Sure, or "...because he looks the toughest." It's sorta the old-school gentleman's aggro/mark, yeah.Stop me if you’ve heard this one before:
“The monster attacks... Ragnar, because he did the most damage to it last round.”
Well, it'll make those monsters more challenging.It’s a very, very common “tactic” used by DMs, usually to avoid seeming like they’re unfairly targeting anyone. And it never fails to kill the tension in an encounter. It becomes immediately clear that the monsters are going to behave in what ever way will seem the most fair to the players, instead of making tactically prudent decisions. Simply playing the monsters like they want to win goes a long way to making them scary.
Yeah, 5e desperately needs more “aggro” mechanics to make tanking a viable tactic. Marking was one of those great ideas from 4e that got tossed out.Sure, or "...because he looks the toughest." It's sorta the old-school gentleman's aggro/mark, yeah.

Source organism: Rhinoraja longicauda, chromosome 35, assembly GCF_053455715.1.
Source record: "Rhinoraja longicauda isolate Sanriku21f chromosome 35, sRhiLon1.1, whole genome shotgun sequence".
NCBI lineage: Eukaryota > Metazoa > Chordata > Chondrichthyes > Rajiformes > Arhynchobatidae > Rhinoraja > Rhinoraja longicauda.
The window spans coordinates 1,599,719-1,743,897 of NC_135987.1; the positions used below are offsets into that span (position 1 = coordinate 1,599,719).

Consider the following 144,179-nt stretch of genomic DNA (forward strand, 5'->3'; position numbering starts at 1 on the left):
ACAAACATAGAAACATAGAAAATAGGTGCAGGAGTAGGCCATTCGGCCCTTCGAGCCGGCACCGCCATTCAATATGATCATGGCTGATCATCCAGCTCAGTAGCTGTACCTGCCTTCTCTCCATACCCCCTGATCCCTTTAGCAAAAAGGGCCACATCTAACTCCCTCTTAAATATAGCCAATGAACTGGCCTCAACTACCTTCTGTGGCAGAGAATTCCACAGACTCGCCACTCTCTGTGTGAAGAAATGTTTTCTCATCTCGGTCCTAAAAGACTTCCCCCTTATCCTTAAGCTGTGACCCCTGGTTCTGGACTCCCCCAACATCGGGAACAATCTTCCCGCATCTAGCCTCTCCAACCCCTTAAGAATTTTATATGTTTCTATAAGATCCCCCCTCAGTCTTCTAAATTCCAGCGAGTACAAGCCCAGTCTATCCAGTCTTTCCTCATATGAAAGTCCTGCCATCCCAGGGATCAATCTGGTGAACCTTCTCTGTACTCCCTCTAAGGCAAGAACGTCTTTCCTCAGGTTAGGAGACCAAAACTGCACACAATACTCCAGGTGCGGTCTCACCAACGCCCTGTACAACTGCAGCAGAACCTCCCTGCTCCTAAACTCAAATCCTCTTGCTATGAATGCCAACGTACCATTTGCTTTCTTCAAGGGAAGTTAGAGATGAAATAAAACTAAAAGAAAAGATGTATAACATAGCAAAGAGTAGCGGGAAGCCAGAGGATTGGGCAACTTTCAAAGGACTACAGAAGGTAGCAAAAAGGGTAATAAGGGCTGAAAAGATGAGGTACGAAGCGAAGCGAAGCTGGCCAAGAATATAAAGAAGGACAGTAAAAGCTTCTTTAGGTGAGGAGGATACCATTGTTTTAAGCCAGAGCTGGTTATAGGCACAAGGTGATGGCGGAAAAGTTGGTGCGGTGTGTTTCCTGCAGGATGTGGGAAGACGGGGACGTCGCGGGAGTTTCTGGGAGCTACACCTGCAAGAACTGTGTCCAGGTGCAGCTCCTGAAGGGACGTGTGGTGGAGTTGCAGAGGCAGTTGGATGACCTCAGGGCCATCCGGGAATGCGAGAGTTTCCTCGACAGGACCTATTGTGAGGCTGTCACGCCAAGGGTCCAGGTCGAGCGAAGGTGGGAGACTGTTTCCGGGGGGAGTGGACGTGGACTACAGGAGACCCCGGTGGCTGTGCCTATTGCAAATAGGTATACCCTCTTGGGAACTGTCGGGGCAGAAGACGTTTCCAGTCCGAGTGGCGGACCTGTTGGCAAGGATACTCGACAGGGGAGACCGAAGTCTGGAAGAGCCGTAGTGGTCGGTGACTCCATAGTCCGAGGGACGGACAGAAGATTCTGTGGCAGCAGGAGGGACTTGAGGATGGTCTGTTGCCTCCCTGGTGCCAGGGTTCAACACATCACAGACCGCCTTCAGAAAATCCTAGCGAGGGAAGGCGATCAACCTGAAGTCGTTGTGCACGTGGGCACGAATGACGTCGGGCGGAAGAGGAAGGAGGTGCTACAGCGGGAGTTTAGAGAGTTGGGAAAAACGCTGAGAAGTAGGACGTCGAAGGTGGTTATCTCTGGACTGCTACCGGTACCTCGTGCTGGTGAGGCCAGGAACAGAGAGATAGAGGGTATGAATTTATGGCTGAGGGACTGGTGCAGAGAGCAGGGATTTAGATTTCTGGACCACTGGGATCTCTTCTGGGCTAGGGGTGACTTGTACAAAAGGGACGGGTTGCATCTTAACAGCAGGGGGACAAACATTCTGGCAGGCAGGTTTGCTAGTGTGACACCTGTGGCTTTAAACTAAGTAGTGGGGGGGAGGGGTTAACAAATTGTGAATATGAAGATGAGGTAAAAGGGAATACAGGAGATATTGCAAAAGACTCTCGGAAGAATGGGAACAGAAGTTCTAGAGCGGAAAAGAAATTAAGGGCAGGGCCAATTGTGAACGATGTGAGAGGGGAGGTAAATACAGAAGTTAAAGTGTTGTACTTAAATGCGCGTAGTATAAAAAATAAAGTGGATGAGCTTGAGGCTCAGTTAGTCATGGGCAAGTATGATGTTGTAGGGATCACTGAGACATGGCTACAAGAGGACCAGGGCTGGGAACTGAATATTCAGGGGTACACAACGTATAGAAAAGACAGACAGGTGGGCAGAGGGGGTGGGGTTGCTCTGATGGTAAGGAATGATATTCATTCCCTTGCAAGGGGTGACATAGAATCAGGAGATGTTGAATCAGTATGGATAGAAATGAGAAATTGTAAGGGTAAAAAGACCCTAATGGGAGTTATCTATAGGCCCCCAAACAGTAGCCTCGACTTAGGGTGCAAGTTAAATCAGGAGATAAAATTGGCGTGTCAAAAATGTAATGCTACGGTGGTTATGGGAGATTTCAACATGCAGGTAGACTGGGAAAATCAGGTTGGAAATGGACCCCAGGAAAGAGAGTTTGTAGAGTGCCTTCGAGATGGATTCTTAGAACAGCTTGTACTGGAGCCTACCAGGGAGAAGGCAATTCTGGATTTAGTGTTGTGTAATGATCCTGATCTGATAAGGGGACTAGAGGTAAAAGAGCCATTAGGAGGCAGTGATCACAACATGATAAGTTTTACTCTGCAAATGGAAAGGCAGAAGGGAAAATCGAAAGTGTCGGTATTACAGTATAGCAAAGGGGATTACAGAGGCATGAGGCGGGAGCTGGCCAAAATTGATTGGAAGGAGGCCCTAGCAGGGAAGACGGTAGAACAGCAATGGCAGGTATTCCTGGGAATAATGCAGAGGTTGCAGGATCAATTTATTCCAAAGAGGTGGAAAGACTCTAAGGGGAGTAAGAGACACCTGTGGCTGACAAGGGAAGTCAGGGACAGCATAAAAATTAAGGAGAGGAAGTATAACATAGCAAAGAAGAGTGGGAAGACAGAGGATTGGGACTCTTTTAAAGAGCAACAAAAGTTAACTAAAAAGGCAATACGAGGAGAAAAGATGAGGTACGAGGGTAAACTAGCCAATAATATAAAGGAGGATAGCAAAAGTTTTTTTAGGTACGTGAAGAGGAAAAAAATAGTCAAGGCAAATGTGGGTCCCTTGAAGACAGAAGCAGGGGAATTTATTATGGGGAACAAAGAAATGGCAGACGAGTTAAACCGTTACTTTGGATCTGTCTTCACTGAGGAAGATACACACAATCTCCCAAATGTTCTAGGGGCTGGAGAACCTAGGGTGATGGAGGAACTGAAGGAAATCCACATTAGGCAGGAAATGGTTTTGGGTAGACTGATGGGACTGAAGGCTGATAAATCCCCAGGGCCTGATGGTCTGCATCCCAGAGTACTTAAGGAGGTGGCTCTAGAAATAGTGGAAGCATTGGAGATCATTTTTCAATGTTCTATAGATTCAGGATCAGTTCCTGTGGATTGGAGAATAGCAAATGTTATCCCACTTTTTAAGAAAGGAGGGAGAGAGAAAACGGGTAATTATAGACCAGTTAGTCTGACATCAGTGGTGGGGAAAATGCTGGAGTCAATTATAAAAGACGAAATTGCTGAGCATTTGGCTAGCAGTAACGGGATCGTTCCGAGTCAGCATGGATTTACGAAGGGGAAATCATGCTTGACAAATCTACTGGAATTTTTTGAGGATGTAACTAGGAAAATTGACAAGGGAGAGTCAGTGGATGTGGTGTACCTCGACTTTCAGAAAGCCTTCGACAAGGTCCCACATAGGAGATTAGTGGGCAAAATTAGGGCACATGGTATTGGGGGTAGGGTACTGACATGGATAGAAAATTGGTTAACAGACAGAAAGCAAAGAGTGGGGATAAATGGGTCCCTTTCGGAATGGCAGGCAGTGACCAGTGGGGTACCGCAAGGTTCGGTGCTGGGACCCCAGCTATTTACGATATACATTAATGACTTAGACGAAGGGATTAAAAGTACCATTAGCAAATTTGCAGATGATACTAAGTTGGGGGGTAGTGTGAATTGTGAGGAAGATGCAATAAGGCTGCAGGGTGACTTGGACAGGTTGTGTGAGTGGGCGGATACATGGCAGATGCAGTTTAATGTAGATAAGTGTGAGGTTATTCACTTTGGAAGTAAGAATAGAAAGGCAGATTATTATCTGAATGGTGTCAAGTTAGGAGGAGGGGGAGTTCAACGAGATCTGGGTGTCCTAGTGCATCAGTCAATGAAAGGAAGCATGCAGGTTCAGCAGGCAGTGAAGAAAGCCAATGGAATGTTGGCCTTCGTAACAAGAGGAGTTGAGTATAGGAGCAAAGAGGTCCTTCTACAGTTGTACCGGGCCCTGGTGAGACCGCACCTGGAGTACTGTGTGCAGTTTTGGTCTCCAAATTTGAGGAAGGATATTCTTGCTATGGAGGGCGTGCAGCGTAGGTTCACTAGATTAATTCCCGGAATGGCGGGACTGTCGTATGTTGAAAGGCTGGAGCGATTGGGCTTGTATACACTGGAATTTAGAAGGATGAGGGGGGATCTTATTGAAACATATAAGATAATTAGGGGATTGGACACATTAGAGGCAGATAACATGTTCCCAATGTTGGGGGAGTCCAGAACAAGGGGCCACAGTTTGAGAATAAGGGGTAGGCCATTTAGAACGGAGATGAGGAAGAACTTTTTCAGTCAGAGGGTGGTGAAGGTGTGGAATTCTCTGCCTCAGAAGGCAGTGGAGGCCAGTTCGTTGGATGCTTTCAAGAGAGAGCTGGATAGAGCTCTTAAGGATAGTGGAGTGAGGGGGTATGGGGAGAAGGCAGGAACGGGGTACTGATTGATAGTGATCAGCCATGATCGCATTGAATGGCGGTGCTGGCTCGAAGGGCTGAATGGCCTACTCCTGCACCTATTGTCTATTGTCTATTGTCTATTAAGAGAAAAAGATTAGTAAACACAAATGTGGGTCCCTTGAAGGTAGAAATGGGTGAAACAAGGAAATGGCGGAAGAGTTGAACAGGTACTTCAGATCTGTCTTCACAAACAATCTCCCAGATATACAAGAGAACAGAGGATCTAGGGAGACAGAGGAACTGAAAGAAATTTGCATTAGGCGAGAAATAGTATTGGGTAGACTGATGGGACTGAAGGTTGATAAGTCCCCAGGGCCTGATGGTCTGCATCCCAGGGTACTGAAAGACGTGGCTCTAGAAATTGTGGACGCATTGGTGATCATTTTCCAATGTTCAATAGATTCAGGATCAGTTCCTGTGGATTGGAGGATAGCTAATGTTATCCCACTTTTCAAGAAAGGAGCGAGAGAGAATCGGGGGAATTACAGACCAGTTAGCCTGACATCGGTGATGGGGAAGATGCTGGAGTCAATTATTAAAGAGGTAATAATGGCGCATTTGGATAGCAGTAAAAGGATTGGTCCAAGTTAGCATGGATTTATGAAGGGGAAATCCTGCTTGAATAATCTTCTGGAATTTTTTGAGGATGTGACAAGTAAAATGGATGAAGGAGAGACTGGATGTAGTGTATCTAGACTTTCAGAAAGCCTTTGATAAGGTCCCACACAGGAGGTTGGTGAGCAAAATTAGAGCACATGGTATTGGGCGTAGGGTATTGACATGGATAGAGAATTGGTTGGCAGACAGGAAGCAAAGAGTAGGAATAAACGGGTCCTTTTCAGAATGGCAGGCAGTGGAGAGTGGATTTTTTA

Well, it'll make those monsters more challenging.
And it'll make the PCs nominally there to 'protect' their allies look pretty bad.
I think you hit the nail on the head here.The most terrifying thing about any monster is uncertainty. Monsters represent an uncertain possibility for the future, where things are not going as well for you as you might hope.
The two major factors are: 1) how bad things could go; and 2) how likely they are to go that badly.
Neither Healing Word, Cure Light Wounds, Healing Spirit, Mass Healing Word or Heal have a material component, so the lack of a holy symbol does nothing to hinder a Cleric's ability to heal.Let the Nalfeshnee attempt to break the holy symbol of the cleric (DMG 246-247). No more healing, threat of item destruction;